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Historians claim typo in Declaration of Independence changes its meaning
downtrend.com ^ | 07/04/2014 | Robert Gehl

Posted on 07/04/2014 9:10:19 AM PDT by Sasparilla

And, of course, an over reaching government agrees...

(Excerpt) Read more at downtrend.com ...


TOPICS: History
KEYWORDS: biggovernment; feldercarb; garbage

1 posted on 07/04/2014 9:10:19 AM PDT by Sasparilla
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To: Sasparilla

Oh oh....typo...Sounds like a call to Dan Rather is in order.


2 posted on 07/04/2014 9:12:18 AM PDT by Sacajaweau
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To: Sasparilla
A professor at the Institute for Advanced Study in Princeton argues the period is nothing than an errant ink stain and shouldn’t be there.

This sentence reads like satire. This should be funny, but it's disgusting.

3 posted on 07/04/2014 9:14:27 AM PDT by CommieCutter ("For an idea to be too simplistic, it must first be proven wrong" --Thomas Sowell)
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To: Sasparilla

And of course no one at the time, 1776 discovered the error.


4 posted on 07/04/2014 9:14:35 AM PDT by Maine Mariner
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To: Sacajaweau

The capital ‘T’ in the word ‘That’ should end any controversy. It is the beginning of a new sentence.


5 posted on 07/04/2014 9:15:04 AM PDT by Right Brother
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To: Sasparilla

So are the “Federalist Papers” a typo too?


6 posted on 07/04/2014 9:15:48 AM PDT by SecondAmendment (Restoring our Republic at 9.8357x10^8 FPS)
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To: Sasparilla

Not enough information but “Typo”? Typewriter were not invented for a couple hundred years after the Constitution was written, probably with quill pens. Lets go to the original signed document to see what the law really is and leave the sensationalism behind.


7 posted on 07/04/2014 9:16:42 AM PDT by mountainlion (Live well for those that did not make it back.)
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To: CommieCutter
argues the period is nothing more than an errant ink stain and shouldn’t be there.

I could argue the same for the current occupant of the White House.

8 posted on 07/04/2014 9:17:27 AM PDT by Right Brother
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To: Sasparilla

No REAL historian would say any such thing...particularly given the background and copious writings of the Founding Fathers and/or signers.


9 posted on 07/04/2014 9:19:00 AM PDT by SumProVita (Cogito, ergo....Sum Pro Vita - Modified Descartes)
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To: mountainlion

That’s my understanding: one cannot have a “typo” unless the document is printed with some sort of a machine.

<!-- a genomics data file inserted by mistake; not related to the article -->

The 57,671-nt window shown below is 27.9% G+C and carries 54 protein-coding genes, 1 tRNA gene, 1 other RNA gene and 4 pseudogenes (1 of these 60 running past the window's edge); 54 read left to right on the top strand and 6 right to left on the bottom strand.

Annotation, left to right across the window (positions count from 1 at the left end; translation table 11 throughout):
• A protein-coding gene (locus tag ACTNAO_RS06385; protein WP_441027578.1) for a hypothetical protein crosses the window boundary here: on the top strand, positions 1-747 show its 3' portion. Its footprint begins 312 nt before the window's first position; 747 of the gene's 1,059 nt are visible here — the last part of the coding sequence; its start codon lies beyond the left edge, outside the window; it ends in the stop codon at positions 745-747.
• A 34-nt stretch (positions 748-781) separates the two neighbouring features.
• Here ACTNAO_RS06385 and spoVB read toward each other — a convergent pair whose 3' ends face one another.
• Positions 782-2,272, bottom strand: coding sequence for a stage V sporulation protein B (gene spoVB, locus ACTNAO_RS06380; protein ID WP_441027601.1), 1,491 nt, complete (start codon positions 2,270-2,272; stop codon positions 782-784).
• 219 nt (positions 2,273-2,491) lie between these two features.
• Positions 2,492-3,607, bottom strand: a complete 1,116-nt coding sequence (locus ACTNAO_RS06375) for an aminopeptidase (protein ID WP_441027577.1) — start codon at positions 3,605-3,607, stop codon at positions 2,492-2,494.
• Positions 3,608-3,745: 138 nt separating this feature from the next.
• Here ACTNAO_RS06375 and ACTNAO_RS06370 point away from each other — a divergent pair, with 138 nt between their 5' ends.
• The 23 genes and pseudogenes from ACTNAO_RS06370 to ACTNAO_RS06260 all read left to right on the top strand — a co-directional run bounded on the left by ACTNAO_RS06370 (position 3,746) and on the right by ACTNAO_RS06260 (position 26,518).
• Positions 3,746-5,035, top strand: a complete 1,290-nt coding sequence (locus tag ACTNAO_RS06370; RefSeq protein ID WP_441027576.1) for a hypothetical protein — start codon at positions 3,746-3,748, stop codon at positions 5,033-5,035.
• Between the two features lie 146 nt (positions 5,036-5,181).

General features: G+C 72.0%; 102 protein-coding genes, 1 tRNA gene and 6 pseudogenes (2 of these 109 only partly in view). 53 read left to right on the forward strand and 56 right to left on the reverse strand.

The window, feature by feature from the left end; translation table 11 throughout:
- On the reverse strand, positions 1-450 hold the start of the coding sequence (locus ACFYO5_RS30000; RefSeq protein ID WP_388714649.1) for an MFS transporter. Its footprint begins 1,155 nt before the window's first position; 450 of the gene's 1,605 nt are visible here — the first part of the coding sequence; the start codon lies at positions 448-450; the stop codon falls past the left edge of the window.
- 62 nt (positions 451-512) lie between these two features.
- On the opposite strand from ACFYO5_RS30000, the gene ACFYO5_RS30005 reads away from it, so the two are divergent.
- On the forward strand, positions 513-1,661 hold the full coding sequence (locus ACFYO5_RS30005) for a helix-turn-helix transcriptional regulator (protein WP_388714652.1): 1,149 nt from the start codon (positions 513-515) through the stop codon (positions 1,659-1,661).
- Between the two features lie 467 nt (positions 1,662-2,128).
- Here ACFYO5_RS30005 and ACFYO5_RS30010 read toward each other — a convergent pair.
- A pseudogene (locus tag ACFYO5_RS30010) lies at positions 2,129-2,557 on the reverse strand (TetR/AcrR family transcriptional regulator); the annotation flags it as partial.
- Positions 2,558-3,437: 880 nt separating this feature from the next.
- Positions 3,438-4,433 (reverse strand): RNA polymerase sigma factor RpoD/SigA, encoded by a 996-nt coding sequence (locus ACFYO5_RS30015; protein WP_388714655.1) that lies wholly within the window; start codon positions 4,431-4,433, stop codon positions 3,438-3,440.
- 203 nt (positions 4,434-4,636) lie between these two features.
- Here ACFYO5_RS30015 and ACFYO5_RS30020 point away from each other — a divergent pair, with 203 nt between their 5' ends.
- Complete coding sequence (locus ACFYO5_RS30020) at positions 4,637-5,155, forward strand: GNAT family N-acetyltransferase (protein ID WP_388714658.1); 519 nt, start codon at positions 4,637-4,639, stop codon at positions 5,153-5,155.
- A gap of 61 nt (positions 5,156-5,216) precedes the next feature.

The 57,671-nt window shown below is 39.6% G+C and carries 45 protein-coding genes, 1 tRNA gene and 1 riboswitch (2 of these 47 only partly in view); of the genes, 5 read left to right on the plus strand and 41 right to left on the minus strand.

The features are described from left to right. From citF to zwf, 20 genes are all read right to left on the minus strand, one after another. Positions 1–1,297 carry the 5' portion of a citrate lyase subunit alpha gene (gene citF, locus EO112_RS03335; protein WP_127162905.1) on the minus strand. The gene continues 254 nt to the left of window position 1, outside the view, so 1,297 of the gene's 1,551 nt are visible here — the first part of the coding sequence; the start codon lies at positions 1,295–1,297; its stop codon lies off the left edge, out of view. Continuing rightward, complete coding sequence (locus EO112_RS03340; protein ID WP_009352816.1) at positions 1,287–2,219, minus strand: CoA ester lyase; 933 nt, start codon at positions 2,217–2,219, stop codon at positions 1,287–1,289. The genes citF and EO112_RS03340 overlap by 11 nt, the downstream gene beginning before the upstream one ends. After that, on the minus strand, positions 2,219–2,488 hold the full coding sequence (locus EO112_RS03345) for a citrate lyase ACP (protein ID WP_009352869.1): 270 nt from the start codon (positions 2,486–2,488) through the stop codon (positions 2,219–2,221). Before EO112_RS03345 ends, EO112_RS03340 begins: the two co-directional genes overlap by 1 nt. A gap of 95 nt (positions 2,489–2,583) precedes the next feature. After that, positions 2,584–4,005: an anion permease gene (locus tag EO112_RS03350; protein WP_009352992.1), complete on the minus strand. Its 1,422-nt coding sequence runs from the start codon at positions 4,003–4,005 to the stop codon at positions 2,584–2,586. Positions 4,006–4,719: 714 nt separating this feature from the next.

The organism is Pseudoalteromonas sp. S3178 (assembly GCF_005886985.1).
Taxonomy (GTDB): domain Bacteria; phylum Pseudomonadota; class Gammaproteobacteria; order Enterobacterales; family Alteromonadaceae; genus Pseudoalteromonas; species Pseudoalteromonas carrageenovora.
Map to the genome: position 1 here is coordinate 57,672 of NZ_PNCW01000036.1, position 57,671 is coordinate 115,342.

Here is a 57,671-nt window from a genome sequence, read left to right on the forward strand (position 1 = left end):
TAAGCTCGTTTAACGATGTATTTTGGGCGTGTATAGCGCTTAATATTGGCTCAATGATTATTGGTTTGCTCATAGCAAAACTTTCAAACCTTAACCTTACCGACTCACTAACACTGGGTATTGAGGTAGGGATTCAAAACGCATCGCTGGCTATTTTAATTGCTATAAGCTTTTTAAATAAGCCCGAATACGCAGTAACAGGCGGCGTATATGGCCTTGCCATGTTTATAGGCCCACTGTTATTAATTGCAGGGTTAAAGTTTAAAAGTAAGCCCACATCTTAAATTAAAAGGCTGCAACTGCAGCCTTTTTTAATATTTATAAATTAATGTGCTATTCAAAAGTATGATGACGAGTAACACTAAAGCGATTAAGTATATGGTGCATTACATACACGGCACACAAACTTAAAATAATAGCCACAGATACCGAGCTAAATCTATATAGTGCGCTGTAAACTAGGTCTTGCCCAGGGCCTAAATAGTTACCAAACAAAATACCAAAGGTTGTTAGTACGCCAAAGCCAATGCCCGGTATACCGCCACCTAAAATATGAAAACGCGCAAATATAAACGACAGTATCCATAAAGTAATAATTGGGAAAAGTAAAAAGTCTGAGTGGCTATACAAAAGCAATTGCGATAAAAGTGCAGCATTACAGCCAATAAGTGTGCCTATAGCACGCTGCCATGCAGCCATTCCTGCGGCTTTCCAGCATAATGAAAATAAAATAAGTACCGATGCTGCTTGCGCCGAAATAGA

10 posted on 07/04/2014 9:19:13 AM PDT by 1rudeboy
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To: Right Brother

“The capital ‘T’ in the word ‘That’ should end any controversy. It is the beginning of a new sentence.”

Bingo!


11 posted on 07/04/2014 9:19:32 AM PDT by Larry - Moe and Curly (Loose lips sink ships.)
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To: Right Brother

Liberals also agree that the Second Amendment is an errant ink stain and shouldn’t be there.


12 posted on 07/04/2014 9:19:47 AM PDT by Sasparilla
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To: Sasparilla
That's what they get for letting Betsy Ross type the dang thang. She never was very good at typing. They should have let Abigail Adams type it. She is much better because she didn't have callouses on her finger tips from all that sewing.
13 posted on 07/04/2014 9:24:57 AM PDT by TomGuy
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To: Right Brother
BINGO!

when asked for comment....Sheila Jackson Lillipops Lee was Unavailable for Comment...




14 posted on 07/04/2014 9:25:02 AM PDT by MeshugeMikey ( "Never, never, never give up". Winston Churchill)
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To: Sasparilla
"The American Revolution was all a big mistake. The Founding Fathers actually wanted a socialist dictatorship."





NOT!


15 posted on 07/04/2014 9:26:06 AM PDT by Paine in the Neck (Socialism consumes EVERYTHING)
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To: Right Brother

Also, the presence of the word “and” before “the Pursuit of Happiness” indicates the end of a list of discrete items. It would make no sense to put “and” after the second item in a list of four items.

Talk about grasping at straws!

And isn’t it the liberals who always say that the Declaration of Independence is not a governing document? It’s disingenuous of them to appeal to it to justify big government. But then, disingenuousness is the very foundation of liberalism.


16 posted on 07/04/2014 9:27:03 AM PDT by scouter